In Chuck Hagel, President Obama is appointing a vociferous and public opponent of any military strike to stop the Iranian nuclear program–whether by the U.S. or Israel. For instance in 2006 he said, “I would say that a military strike against Iran, a military option, is not a viable, feasible, responsible option. I believe a political settlement will be the answer. Not a military settlement.” Just last year he said: “There will be a lot of killing. These things start and you can’t control. They escalate. They always do and they always will.”
Contrary to what he said, a strike on Iran is indeed a “feasible” option (it could be carried out successfully either by the U.S. Air Force and Navy or by the Israeli Air Force), but in one sense he is right–both the U.S. and Israel need to think carefully about all the ramifications of a military strike on Iran are and act only if there is no chance of stopping the Iranian nuclear program by peaceful means. But here’s the problem: The only way to stop the Iranian program by peaceful means is to act as if you’re ready to go to war. Only then is there any chance of the mullahs giving up their nuclear-bomb project. This is in many ways similar to the paradoxical logic of deterrence during the Cold War–only by showing an absolute willingness and ability to wage nuclear wage could the U.S. prevent a nuclear war from breaking out.
But if Hagel is confirmed as secretary of defense, this will be a signal to the entire region that the U.S. is not serious about doing whatever it takes to stop an Iranian nuke, thereby making war more likely by forcing Israel into a unilateral strike.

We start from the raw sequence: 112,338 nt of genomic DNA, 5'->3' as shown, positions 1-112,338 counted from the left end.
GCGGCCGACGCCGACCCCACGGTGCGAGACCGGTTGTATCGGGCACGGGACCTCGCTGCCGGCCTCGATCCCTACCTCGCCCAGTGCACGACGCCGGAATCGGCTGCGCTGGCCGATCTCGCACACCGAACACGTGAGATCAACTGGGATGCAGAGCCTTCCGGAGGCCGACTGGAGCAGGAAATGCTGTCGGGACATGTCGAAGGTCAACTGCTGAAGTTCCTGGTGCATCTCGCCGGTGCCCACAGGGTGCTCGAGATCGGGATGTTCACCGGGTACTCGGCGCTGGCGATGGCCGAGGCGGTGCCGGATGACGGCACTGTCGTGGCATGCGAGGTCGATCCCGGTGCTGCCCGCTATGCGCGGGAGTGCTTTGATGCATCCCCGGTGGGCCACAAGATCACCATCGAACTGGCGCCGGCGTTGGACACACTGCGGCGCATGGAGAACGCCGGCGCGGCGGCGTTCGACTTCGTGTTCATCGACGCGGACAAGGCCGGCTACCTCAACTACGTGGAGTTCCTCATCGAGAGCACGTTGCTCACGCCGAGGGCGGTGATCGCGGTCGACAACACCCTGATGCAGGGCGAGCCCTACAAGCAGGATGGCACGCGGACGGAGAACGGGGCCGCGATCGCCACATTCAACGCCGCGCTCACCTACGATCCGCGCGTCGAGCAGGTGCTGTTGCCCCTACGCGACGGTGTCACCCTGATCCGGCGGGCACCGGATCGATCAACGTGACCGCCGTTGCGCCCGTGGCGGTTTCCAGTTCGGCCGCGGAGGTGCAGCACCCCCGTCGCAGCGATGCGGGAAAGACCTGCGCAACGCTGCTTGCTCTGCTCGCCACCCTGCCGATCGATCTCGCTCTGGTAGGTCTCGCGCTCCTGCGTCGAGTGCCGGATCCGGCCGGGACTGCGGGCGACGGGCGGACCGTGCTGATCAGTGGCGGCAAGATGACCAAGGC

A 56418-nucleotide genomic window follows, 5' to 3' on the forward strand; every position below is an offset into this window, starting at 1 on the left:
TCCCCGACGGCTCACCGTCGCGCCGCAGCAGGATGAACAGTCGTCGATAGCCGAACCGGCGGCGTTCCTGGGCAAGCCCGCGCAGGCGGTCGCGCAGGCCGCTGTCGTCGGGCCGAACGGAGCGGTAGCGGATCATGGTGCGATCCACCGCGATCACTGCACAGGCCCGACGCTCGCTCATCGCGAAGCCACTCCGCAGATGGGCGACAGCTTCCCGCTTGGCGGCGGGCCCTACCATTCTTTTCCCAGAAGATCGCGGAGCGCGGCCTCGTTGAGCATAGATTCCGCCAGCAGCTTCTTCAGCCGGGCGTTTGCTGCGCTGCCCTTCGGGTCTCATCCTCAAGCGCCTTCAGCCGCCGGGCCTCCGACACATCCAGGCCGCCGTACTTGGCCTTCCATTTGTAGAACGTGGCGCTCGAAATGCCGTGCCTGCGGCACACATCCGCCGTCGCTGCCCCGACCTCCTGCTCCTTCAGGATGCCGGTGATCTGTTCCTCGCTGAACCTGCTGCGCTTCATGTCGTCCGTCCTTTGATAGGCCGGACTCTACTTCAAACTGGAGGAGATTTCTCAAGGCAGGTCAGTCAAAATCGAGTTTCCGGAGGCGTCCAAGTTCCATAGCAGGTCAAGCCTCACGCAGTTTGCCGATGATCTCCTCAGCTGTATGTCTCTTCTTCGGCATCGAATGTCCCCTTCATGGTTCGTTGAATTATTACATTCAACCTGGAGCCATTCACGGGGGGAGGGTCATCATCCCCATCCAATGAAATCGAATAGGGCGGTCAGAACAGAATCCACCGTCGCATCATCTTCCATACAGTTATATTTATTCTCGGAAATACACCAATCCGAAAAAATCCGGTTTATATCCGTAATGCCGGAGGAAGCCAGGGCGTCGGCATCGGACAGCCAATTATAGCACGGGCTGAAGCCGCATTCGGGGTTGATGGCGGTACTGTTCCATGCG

That signal is already being sent. Witness, for example, this Al Arabiya article: “Hagel to rein in Israel on Iran strike: commentators.” That very perception will not only embolden the mullahs to avoid serious negotiations; it could also force Israel to act on its own.
Both Prime Minister Benjamin Netanyahu and Defense Minister Ehud Barak are known to view Iran as an existential threat to the Jewish state and they have made clear many times their willingness to attack the Iranian program to prevent its completion. This is not a bluff on their part. They have not acted, however, in part because they could not convince the rest of the security cabinet and Israel’s security chiefs–the heads of the armed forces and the intelligence agencies–that there was no option but to launch a unilateral strike. Skeptics of an attack on Iran within the Israeli security establishment have argued that Israel should exhaust every remedy and act only in concert with the U.S. They have buttressed their position by pointing to all of the tough sanctions the U.S. and its allies were imposing on Iran and by citing the tough statements President Obama has made. For instance, in the third presidential debate last fall, Obama said: “As long as I’m president of the United States Iran will not get a nuclear weapon.”
But, whatever Obama’s publicly stated views, Hagel has made clear that he views bombing Iran as a bigger threat than Iran getting the bomb. If he takes office, that will send a very dangerous signal that the U.S. is not serious about doing whatever it takes to stop the Iranian nuclear program. At that point the balance of opinion within the Israeli security establishment could very well shift in favor of a unilateral strike. And if a strike were to occur, Iran could very well retaliate not only against Israel but also against U.S. forces in the region and our Arab allies. In other words, if the Senate confirms Hagel, absent a convincing transformation in his views, it would be making more likely precisely the war that he (and everyone else) would like to avoid.